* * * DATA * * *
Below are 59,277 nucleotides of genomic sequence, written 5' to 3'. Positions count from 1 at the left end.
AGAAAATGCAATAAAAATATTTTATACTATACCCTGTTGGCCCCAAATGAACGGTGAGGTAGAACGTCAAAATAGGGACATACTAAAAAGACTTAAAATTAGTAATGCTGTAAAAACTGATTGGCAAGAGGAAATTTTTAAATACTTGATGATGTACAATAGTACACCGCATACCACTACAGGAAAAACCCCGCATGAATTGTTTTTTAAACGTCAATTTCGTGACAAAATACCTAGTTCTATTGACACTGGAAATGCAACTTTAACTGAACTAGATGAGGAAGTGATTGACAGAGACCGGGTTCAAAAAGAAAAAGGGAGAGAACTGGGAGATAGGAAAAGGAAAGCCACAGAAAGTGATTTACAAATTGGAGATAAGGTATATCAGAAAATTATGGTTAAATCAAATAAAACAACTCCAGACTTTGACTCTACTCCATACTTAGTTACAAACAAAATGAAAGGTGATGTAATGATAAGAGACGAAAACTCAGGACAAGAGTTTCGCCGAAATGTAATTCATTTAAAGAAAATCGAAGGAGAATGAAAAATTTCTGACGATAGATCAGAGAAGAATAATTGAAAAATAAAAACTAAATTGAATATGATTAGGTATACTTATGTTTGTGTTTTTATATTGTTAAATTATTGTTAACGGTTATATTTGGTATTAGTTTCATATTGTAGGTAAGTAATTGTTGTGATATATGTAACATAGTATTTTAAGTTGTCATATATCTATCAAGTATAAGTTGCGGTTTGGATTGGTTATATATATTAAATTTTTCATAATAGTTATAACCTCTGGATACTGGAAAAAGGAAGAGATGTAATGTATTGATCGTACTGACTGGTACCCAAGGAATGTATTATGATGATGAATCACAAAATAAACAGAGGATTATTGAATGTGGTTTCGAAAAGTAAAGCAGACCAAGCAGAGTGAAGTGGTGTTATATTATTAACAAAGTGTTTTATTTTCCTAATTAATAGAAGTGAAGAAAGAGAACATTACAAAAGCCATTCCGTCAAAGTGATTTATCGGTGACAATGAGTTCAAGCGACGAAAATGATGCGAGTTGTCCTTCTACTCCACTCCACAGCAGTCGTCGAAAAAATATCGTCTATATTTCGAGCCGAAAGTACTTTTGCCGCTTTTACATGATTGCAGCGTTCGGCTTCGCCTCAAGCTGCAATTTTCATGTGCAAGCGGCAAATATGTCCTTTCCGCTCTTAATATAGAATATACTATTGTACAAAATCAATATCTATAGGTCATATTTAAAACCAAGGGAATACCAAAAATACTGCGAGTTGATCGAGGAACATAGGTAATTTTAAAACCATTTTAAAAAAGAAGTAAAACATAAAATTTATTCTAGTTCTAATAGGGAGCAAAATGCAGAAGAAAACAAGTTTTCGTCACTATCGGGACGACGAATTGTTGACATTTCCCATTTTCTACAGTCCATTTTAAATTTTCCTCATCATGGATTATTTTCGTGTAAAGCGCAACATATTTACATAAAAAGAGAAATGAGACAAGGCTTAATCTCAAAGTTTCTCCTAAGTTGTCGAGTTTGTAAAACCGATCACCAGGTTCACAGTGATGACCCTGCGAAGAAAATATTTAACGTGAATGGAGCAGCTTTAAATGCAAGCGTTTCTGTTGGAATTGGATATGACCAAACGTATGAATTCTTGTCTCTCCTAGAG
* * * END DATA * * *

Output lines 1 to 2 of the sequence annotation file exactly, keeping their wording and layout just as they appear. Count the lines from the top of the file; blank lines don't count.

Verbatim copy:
Below are 59,277 nucleotides of genomic sequence, written 5' to 3'. Positions count from 1 at the left end.
AGAAAATGCAATAAAAATATTTTATACTATACCCTGTTGGCCCCAAATGAACGGTGAGGTAGAACGTCAAAATAGGGACATACTAAAAAGACTTAAAATTAGTAATGCTGTAAAAACTGATTGGCAAGAGGAAATTTTTAAATACTTGATGATGTACAATAGTACACCGCATACCACTACAGGAAAAACCCCGCATGAATTGTTTTTTAAACGTCAATTTCGTGACAAAATACCTAGTTCTATTGACACTGGAAATGCAACTTTAACTGAACTAGATGAGGAAGTGATTGACAGAGACCGGGTTCAAAAAGAAAAAGGGAGAGAACTGGGAGATAGGAAAAGGAAAGCCACAGAAAGTGATTTACAAATTGGAGATAAGGTATATCAGAAAATTATGGTTAAATCAAATAAAACAACTCCAGACTTTGACTCTACTCCATACTTAGTTACAAACAAAATGAAAGGTGATGTAATGATAAGAGACGAAAACTCAGGACAAGAGTTTCGCCGAAATGTAATTCATTTAAAGAAAATCGAAGGAGAATGAAAAATTTCTGACGATAGATCAGAGAAGAATAATTGAAAAATAAAAACTAAATTGAATATGATTAGGTATACTTATGTTTGTGTTTTTATATTGTTAAATTATTGTTAACGGTTATATTTGGTATTAGTTTCATATTGTAGGTAAGTAATTGTTGTGATATATGTAACATAGTATTTTAAGTTGTCATATATCTATCAAGTATAAGTTGCGGTTTGGATTGGTTATATATATTAAATTTTTCATAATAGTTATAACCTCTGGATACTGGAAAAAGGAAGAGATGTAATGTATTGATCGTACTGACTGGTACCCAAGGAATGTATTATGATGATGAATCACAAAATAAACAGAGGATTATTGAATGTGGTTTCGAAAAGTAAAGCAGACCAAGCAGAGTGAAGTGGTGTTATATTATTAACAAAGTGTTTTATTTTCCTAATTAATAGAAGTGAAGAAAGAGAACATTACAAAAGCCATTCCGTCAAAGTGATTTATCGGTGACAATGAGTTCAAGCGACGAAAATGATGCGAGTTGTCCTTCTACTCCACTCCACAGCAGTCGTCGAAAAAATATCGTCTATATTTCGAGCCGAAAGTACTTTTGCCGCTTTTACATGATTGCAGCGTTCGGCTTCGCCTCAAGCTGCAATTTTCATGTGCAAGCGGCAAATATGTCCTTTCCGCTCTTAATATAGAATATACTATTGTACAAAATCAATATCTATAGGTCATATTTAAAACCAAGGGAATACCAAAAATACTGCGAGTTGATCGAGGAACATAGGTAATTTTAAAACCATTTTAAAAAAGAAGTAAAACATAAAATTTATTCTAGTTCTAATAGGGAGCAAAATGCAGAAGAAAACAAGTTTTCGTCACTATCGGGACGACGAATTGTTGACATTTCCCATTTTCTACAGTCCATTTTAAATTTTCCTCATCATGGATTATTTTCGTGTAAAGCGCAACATATTTACATAAAAAGAGAAATGAGACAAGGCTTAATCTCAAAGTTTCTCCTAAGTTGTCGAGTTTGTAAAACCGATCACCAGGTTCACAGTGATGACCCTGCGAAGAAAATATTTAACGTGAATGGAGCAGCTTTAAATGCAAGCGTTTCTGTTGGAATTGGATATGACCAAACGTATGAATTCTTGTCTCTCCTAGAG